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LANDING SPEED CITED IN MISHAP.

Byline: Bill Hillburg Washington Bureau

WASHINGTON - Reaffirming its earlier preliminary findings, the National Transportation Safety Board on Wednesday officially blamed excessive speed and a steep approach angle for the March 5, 2000, mishap that sent a Southwest Airlines jetliner skidding off the end of a rain-slick runway at Burbank Airport.

The board cited Capt. Howard Peterson, who piloted the Boeing 737-300, and First Officer Jeffrey D. Erwin for coming in too fast and failing to fully engage their brakes upon landing.

It also cited Burbank's federal air traffic controllers for improperly positioning the jet on its approach, thereby giving Peterson no chance to abort his landing and circle around for another attempt.

``A stabilized approach is critical for a safe landing,'' NTSB Chairman Marion Blakey said in announcing the agency's final verdict on the mishap. ``Everyone involved with the system has an important role to play. The controller must establish the aircraft correctly on approach and the flight crew must adhere to stabilized approach criteria.''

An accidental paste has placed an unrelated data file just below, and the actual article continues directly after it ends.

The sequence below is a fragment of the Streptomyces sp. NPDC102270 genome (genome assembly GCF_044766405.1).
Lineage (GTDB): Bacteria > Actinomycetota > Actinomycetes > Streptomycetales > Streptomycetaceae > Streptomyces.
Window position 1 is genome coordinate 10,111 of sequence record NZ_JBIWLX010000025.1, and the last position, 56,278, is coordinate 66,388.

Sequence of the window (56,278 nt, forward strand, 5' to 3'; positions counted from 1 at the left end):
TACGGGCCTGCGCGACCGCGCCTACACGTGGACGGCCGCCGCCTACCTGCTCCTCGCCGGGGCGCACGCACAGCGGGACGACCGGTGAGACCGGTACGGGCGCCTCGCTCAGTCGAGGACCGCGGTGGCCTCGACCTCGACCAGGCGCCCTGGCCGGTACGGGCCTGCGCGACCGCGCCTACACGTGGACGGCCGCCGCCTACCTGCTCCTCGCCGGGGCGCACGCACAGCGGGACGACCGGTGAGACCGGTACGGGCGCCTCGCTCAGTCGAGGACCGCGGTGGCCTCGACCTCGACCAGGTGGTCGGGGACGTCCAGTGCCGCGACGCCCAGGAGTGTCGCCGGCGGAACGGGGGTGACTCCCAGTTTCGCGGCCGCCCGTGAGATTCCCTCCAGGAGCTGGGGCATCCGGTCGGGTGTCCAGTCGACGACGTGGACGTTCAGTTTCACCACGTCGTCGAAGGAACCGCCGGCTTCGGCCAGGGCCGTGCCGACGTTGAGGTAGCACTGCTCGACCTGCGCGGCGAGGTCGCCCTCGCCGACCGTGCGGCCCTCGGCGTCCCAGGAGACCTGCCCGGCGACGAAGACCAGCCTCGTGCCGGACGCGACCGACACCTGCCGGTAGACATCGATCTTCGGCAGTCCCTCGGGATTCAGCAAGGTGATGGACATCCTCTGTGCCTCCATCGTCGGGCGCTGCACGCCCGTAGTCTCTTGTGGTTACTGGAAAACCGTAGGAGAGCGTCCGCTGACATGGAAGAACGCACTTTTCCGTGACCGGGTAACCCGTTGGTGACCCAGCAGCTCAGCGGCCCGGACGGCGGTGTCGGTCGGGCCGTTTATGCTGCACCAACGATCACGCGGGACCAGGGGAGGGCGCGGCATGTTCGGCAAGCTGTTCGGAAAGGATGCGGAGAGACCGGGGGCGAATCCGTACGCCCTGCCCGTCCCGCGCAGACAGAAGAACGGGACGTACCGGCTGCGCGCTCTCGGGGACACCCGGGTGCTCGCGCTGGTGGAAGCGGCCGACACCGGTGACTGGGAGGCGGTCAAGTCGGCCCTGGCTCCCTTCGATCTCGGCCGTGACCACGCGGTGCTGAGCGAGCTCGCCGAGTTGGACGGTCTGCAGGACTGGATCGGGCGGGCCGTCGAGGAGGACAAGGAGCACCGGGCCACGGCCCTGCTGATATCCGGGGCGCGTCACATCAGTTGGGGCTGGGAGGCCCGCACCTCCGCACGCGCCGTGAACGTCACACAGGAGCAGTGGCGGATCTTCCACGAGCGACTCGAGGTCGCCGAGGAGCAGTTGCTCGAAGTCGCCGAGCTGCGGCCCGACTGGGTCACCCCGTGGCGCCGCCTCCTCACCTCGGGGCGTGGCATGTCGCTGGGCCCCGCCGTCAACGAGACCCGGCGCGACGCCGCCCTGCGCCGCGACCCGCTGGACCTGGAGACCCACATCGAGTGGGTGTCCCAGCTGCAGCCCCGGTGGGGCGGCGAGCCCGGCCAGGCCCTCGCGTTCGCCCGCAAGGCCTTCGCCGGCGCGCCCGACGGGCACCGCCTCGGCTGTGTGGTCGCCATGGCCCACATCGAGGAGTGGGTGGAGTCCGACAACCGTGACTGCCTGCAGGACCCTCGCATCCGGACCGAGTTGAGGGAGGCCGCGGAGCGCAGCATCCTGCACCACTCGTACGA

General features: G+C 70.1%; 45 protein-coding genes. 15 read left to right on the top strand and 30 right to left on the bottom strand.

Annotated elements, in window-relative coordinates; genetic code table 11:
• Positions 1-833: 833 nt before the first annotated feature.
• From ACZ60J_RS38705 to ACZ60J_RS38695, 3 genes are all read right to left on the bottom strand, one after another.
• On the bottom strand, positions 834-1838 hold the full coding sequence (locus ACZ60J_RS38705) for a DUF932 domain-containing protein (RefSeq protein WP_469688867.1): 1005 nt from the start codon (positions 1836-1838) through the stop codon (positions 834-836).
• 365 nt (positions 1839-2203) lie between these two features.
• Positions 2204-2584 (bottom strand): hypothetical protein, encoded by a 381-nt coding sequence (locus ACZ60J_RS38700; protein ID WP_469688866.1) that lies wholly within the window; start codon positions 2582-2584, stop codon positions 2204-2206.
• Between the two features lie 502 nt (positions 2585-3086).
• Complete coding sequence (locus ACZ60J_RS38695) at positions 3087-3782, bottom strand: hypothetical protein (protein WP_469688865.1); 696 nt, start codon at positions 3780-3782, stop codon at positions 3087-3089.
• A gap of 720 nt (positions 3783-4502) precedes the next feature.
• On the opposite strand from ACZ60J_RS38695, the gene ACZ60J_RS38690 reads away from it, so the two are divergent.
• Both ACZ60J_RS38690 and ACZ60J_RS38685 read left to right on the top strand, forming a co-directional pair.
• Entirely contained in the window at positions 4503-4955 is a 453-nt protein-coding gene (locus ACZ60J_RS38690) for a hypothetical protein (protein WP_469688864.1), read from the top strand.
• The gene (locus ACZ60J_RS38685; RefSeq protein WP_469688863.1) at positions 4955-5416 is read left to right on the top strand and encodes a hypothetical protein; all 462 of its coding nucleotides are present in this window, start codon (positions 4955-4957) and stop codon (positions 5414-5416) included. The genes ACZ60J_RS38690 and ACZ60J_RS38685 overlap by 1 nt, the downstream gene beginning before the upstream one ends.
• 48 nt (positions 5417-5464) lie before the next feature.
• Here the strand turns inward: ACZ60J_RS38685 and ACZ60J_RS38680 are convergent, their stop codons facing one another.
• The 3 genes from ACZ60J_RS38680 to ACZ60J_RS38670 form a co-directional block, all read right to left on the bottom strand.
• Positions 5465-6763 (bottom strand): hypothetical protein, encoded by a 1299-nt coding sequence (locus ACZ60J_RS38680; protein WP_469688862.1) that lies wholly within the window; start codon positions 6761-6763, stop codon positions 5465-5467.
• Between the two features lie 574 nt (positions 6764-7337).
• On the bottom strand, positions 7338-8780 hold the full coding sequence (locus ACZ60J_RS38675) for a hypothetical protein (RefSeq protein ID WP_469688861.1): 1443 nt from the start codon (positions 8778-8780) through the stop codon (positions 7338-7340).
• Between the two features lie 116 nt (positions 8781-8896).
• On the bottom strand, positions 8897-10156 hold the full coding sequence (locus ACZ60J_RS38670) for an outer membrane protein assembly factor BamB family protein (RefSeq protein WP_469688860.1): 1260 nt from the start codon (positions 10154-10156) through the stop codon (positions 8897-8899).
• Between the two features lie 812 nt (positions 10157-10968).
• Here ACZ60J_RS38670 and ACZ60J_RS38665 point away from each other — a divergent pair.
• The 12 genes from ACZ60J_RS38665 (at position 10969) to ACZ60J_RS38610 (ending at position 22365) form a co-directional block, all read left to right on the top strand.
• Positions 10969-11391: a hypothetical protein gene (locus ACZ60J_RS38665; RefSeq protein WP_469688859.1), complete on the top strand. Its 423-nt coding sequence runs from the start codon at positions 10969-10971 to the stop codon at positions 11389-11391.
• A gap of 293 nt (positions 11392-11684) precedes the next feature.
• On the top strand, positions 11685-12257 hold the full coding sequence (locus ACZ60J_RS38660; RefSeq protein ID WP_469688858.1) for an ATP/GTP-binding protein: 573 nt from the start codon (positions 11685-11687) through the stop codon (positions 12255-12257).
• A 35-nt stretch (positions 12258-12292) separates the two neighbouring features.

The jetliner overran the end of Burbank Airport's Runway 8, collided with a metal blast fence and a perimeter wall and came to rest in a city street, Hollywood Way, a few yards from a gas station.

Of the 142 persons on board, two passengers sustained serious injuries and 42 others, including Peterson, were slightly hurt.

The final NTSB report, which largely mirrored an agency fact-finding study released last July, also recommended that all operators of Boeing 737-300 through 500 series jets replace the brackets on hatches that contain inflatable doorway escape slides. In the Burbank incident, the slide on the forward door prematurely inflated inside the aircraft, temporarily blocking the escape route and slowing evacuation of the plane.

Both Peterson and Erwin were fired in 2001 by Southwest, which cited the Burbank incident. The Southwest Airlines Pilot Association protested and Erwin was reinstated. Peterson elected to retire with full benefits rather than fight his dismissal.
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Publication:Daily News (Los Angeles, CA)
Date:Jun 27, 2002
Words:321
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